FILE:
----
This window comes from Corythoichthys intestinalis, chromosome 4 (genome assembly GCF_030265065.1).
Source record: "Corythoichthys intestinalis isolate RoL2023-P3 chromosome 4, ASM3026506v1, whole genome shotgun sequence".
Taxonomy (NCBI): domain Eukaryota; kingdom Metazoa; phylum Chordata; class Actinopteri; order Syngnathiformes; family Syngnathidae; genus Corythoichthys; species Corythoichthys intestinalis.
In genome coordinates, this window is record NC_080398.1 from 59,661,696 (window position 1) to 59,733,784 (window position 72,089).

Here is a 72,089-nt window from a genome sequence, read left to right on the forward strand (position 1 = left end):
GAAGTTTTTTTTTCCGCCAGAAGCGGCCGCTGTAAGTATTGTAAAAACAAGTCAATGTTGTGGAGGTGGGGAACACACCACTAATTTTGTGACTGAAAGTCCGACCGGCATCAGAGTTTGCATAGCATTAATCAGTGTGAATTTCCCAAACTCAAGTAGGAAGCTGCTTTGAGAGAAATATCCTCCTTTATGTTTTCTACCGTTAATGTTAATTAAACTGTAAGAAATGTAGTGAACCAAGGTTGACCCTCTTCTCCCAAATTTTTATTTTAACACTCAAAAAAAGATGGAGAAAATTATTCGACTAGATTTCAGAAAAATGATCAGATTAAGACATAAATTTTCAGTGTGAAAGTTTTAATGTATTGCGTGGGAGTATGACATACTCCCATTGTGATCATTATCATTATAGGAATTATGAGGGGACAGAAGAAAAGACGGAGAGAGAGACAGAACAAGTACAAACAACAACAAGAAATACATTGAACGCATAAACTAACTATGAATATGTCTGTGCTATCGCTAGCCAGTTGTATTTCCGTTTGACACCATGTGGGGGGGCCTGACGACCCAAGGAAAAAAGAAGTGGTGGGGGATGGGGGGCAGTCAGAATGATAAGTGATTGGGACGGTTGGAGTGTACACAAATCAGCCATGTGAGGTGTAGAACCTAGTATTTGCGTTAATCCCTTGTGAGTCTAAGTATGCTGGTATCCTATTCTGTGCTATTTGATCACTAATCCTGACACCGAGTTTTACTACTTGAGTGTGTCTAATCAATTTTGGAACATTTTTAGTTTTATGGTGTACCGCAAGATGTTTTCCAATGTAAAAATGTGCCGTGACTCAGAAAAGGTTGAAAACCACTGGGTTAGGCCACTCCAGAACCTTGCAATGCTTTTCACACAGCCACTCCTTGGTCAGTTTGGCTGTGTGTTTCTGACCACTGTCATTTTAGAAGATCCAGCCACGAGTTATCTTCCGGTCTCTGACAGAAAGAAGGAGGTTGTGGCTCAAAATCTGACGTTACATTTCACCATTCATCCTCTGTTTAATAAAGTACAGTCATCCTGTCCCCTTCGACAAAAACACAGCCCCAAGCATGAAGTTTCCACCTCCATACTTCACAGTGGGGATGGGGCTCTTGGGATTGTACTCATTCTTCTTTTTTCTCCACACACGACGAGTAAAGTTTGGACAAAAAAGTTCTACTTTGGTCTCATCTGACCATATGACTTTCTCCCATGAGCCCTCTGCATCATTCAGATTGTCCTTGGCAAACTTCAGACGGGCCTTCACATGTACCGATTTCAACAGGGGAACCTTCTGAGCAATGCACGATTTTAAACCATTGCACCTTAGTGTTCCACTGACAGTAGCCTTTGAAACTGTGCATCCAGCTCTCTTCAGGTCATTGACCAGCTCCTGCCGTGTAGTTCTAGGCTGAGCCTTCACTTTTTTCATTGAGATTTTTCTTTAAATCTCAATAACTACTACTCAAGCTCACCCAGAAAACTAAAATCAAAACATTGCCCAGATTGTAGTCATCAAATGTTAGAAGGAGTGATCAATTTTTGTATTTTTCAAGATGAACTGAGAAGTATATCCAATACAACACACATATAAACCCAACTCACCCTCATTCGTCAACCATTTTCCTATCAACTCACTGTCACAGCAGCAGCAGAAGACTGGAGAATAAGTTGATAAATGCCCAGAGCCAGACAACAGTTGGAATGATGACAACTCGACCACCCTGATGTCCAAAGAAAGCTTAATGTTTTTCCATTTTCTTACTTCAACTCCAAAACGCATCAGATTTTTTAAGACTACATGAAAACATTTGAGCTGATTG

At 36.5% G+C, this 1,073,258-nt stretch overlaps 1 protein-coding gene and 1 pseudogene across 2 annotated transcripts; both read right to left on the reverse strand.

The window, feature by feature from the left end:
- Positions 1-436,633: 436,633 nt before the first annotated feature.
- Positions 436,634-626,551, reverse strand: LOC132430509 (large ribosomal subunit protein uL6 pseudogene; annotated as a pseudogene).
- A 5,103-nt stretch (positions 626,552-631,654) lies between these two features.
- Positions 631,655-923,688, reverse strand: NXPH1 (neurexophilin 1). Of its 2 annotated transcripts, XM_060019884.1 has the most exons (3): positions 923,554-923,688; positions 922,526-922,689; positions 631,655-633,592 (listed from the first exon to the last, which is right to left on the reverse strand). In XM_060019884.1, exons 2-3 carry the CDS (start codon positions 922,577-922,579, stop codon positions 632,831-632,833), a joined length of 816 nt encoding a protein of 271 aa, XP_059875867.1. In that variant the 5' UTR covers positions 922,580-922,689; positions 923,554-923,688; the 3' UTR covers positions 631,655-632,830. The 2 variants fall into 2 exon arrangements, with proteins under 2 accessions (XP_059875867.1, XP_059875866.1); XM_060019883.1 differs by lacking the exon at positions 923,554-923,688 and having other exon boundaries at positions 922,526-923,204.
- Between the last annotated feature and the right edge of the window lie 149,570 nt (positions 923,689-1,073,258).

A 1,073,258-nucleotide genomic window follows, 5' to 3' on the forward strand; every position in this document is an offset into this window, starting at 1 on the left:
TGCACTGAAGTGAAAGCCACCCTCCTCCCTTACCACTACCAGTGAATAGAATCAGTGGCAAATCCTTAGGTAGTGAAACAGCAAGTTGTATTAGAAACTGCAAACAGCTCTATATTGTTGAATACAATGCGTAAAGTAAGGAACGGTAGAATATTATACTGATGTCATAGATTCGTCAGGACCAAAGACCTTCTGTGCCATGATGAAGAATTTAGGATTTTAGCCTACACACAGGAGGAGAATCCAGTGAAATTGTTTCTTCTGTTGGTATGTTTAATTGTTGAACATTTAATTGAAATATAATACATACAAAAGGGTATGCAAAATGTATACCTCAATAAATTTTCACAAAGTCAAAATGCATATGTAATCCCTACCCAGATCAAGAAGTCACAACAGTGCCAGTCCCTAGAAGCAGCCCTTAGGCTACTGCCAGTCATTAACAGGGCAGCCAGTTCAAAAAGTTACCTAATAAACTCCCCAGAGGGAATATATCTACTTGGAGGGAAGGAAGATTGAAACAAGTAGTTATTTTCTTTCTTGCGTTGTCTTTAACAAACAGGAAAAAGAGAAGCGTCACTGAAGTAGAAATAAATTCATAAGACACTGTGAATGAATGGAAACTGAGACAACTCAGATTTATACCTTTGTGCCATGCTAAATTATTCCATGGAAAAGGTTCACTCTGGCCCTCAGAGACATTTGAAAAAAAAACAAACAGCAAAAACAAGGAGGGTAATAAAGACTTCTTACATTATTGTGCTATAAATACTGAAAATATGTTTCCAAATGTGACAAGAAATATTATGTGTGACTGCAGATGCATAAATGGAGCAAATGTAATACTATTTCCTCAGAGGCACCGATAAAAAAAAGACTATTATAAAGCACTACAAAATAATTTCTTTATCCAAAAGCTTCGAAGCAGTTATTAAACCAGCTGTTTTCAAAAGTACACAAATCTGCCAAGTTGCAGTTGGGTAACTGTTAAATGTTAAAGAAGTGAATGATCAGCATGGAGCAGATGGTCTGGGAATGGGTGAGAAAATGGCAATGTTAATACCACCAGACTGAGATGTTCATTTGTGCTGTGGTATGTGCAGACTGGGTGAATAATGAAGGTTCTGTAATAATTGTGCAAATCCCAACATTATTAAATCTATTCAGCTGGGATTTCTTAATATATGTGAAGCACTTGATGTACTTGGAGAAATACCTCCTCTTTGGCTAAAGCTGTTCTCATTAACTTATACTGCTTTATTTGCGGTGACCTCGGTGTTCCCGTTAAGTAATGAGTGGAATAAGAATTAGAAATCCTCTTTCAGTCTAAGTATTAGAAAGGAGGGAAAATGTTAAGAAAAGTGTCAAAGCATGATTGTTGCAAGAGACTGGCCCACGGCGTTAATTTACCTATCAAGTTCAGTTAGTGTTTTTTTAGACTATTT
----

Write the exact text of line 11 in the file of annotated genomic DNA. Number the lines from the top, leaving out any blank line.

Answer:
- A 5,103-nt stretch (positions 626,552-631,654) lies between these two features.